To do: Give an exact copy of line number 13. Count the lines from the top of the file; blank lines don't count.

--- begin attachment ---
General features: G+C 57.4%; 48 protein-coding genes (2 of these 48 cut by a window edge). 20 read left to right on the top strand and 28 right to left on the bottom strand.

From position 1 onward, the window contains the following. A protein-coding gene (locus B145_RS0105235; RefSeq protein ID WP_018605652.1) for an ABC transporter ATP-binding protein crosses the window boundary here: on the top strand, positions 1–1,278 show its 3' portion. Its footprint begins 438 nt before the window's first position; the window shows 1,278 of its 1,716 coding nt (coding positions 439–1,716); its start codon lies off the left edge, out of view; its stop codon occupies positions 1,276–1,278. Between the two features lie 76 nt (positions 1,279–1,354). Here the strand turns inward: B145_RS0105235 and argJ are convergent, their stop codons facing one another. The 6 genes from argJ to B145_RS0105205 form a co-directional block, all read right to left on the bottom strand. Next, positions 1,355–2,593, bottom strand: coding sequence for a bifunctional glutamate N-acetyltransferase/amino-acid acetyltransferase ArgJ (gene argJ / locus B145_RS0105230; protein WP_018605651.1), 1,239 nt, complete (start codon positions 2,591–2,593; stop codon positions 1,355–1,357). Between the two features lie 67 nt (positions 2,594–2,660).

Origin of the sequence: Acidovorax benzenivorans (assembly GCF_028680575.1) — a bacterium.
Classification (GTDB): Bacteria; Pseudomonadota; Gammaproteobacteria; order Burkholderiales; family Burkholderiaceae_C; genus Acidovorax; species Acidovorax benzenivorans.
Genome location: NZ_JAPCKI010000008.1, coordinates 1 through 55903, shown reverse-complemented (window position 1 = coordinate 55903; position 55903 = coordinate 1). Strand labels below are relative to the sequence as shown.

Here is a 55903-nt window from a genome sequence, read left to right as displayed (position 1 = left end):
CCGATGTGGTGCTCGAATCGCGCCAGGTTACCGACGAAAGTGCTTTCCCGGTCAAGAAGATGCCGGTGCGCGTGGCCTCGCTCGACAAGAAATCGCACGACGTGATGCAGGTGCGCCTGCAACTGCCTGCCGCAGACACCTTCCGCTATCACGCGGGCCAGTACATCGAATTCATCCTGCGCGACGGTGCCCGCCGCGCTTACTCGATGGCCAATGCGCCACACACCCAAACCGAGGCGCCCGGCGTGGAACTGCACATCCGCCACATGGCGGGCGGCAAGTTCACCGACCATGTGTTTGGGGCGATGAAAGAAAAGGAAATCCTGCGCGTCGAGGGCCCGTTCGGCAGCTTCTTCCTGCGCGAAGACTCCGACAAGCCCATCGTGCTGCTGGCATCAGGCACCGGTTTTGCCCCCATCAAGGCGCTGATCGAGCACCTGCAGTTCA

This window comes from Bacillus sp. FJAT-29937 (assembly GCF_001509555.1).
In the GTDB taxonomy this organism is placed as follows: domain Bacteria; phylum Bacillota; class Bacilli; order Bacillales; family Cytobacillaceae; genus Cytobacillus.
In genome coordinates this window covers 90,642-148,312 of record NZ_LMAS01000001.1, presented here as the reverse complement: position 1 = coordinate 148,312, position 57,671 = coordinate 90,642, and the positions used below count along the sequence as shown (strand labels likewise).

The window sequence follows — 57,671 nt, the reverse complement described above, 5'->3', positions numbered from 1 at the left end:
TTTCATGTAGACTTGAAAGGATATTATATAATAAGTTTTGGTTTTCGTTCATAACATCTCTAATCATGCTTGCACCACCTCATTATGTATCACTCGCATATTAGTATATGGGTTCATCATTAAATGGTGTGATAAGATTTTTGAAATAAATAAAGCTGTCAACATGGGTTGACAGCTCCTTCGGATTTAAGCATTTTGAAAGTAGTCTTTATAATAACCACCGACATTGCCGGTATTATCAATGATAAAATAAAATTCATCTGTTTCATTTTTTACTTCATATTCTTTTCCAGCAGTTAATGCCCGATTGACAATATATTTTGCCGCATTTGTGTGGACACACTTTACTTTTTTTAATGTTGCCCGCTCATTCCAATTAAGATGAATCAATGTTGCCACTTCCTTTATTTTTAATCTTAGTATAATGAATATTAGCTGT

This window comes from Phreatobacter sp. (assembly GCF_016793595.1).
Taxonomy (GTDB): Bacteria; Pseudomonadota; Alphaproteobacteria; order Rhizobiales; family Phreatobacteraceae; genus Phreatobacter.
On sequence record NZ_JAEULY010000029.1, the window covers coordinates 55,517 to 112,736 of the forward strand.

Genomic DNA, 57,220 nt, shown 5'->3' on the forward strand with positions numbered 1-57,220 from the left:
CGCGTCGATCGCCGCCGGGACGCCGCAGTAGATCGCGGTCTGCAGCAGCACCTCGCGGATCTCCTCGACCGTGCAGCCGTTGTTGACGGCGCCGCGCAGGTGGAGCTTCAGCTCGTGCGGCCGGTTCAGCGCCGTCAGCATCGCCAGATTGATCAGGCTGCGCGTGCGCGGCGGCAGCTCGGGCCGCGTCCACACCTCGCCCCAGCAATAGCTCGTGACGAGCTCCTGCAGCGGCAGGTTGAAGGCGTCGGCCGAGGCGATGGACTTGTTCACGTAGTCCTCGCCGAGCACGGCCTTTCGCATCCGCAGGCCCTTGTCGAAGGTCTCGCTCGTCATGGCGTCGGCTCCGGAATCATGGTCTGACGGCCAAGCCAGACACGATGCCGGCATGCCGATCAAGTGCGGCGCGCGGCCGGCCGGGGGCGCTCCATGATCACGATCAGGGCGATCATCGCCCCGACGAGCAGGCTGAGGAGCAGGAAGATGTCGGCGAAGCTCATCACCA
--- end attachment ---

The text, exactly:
This window comes from Phreatobacter sp. (assembly GCF_016793595.1).